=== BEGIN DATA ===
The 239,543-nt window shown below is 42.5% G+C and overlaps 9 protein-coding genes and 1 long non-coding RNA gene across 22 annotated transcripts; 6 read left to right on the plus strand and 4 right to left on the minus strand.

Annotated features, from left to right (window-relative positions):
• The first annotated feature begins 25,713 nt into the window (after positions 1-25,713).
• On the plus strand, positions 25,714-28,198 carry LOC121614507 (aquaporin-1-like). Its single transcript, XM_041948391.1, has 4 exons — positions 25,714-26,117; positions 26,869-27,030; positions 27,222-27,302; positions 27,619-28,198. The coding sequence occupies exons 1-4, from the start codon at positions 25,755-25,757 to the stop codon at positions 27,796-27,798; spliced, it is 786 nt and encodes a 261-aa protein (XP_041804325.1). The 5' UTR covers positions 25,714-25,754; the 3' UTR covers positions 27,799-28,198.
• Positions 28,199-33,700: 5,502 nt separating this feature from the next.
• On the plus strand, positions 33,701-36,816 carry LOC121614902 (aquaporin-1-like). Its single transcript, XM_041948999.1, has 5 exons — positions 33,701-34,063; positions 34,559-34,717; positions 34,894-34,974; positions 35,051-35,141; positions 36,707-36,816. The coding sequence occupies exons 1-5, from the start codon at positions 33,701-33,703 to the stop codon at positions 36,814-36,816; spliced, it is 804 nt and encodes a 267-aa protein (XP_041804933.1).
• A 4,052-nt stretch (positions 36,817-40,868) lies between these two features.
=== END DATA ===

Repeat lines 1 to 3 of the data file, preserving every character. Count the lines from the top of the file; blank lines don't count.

The 239,543-nt window shown below is 42.5% G+C and overlaps 9 protein-coding genes and 1 long non-coding RNA gene across 22 annotated transcripts; 6 read left to right on the plus strand and 4 right to left on the minus strand.

Annotated features, from left to right (window-relative positions):
• The first annotated feature begins 25,713 nt into the window (after positions 1-25,713).